You 2.0: Why Disorder May Be Good For Us To many of us, the desire to bring order to chaos can be irresistible. But writer Tim Harford thinks many of us could use a bit more messiness in our lives.
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You 2.0: Why Disorder May Be Good For Us

A messy life can be a well-lived life, according to author and economist Tim Harford. PeopleImages/Getty Images hide caption

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PeopleImages/Getty Images

A messy life can be a well-lived life, according to author and economist Tim Harford.

PeopleImages/Getty Images

"Clean up this mess!"

This is a command you've probably given or received in your life. Perhaps in the last day, or even the last hour.

To many of us, the desire to bring order to chaos – to tidy up our kids' toys, organize an overstuffed closet, or rake the leaves covering the lawn – can be nearly irresistible. And it's a desire that extends to other aspects of our lives: Managers tell employees to get organized. Politicians are elected on promises to clean up Washington. And so on.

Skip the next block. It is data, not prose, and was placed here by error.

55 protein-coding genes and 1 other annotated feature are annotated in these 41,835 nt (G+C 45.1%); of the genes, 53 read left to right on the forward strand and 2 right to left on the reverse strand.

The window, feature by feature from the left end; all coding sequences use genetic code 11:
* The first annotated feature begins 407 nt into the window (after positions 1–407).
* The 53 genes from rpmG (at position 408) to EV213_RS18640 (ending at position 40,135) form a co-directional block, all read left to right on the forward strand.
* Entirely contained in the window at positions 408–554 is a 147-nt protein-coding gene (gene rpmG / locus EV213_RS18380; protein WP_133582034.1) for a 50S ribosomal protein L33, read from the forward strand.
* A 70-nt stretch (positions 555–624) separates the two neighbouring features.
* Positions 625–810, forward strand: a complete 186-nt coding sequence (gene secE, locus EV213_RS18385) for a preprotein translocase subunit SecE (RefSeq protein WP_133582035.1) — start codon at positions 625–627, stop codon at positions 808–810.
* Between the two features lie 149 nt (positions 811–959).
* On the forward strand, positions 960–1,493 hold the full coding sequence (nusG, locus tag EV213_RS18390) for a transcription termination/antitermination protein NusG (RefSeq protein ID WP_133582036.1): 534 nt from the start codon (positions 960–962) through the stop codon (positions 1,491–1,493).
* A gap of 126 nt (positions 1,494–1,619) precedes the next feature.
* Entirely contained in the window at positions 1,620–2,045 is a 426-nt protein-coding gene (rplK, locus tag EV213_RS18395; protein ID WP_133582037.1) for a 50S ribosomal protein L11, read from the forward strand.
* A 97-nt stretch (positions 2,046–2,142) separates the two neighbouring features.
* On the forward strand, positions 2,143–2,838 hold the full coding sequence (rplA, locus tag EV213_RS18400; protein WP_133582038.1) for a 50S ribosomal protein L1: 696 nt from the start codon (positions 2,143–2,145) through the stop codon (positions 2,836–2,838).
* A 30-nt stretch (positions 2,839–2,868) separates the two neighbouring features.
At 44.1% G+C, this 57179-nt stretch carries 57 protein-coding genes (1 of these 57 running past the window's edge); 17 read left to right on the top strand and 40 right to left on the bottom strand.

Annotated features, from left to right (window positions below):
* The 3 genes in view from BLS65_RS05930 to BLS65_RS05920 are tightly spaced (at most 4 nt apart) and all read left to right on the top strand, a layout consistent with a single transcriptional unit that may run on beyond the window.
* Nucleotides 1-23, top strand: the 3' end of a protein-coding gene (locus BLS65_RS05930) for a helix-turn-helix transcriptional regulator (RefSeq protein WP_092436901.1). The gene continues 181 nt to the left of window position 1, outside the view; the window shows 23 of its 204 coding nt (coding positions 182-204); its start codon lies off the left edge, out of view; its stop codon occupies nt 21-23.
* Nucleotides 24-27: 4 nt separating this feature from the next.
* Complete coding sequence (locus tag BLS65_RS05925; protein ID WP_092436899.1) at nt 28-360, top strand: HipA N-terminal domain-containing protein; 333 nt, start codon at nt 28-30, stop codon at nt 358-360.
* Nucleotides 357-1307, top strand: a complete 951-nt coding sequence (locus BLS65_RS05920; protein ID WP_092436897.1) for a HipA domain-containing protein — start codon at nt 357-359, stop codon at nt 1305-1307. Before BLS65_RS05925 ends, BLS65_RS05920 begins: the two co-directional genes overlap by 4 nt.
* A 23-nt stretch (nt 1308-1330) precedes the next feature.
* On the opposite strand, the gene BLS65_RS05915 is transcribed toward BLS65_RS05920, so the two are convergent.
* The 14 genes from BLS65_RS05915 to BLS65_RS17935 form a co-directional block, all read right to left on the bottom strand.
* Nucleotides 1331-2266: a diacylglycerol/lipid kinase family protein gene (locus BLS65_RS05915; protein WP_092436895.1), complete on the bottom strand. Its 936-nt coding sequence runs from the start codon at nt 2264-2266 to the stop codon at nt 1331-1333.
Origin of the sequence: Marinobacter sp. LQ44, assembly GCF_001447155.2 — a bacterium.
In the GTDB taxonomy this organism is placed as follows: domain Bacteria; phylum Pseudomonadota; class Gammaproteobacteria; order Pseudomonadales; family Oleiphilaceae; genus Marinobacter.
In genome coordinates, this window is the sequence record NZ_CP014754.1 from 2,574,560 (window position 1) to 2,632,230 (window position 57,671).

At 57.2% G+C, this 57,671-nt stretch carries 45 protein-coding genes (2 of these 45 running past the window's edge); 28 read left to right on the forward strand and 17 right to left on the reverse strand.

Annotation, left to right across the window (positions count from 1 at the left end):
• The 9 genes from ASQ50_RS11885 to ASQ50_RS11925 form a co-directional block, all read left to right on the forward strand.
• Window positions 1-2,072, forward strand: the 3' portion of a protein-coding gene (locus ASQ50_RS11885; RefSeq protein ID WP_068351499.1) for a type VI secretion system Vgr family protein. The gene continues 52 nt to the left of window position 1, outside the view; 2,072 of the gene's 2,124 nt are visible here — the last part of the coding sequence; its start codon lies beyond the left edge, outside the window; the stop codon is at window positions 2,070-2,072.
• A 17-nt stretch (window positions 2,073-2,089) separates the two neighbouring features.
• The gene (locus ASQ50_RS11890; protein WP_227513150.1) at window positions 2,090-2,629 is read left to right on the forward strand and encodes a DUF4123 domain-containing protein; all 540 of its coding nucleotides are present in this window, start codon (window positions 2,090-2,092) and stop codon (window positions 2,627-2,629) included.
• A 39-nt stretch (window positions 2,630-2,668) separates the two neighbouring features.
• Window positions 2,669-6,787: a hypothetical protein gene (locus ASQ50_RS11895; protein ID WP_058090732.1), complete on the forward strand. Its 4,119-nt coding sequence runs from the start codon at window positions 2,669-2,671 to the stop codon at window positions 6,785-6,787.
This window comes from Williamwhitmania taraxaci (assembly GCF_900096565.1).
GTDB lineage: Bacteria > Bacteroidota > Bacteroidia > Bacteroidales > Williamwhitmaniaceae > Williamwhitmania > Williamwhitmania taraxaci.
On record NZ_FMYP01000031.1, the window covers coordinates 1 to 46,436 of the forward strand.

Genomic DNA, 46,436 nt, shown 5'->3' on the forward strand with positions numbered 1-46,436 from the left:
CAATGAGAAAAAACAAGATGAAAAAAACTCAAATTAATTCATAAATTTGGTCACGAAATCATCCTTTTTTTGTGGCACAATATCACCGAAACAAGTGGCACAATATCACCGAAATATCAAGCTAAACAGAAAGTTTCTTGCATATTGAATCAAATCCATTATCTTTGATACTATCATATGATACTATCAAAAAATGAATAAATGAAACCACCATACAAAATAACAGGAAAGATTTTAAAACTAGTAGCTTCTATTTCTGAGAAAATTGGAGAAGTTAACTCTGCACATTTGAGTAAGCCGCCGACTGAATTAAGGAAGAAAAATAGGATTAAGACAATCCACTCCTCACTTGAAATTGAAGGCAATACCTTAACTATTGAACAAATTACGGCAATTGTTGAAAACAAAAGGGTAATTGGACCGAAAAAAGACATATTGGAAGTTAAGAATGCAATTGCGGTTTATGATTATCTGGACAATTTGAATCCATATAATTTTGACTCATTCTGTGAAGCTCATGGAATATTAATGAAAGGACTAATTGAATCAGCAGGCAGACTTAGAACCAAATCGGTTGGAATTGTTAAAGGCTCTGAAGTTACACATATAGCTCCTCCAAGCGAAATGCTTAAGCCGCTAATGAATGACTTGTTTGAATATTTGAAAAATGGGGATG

But economist and writer Tim Harford thinks we're underestimating the value of disorder. As part of our You 2.0 series, we bring you this November 2016 conversation in which we chat with Harford about his new book, Messy, and how an embrace of chaos is beneficial to musicians, speechmakers, politicians – and the rest of us.

The Hidden Brain Podcast is hosted by Shankar Vedantam and produced by Maggie Penman, Jennifer Schmidt, Renee Klahr, Rhaina Cohen, Parth Shah, and Lucy Perkins. Our supervising producer is Tara Boyle. You can also follow us on Twitter @hiddenbrain, and listen for Hidden Brain stories each week on your local public radio station.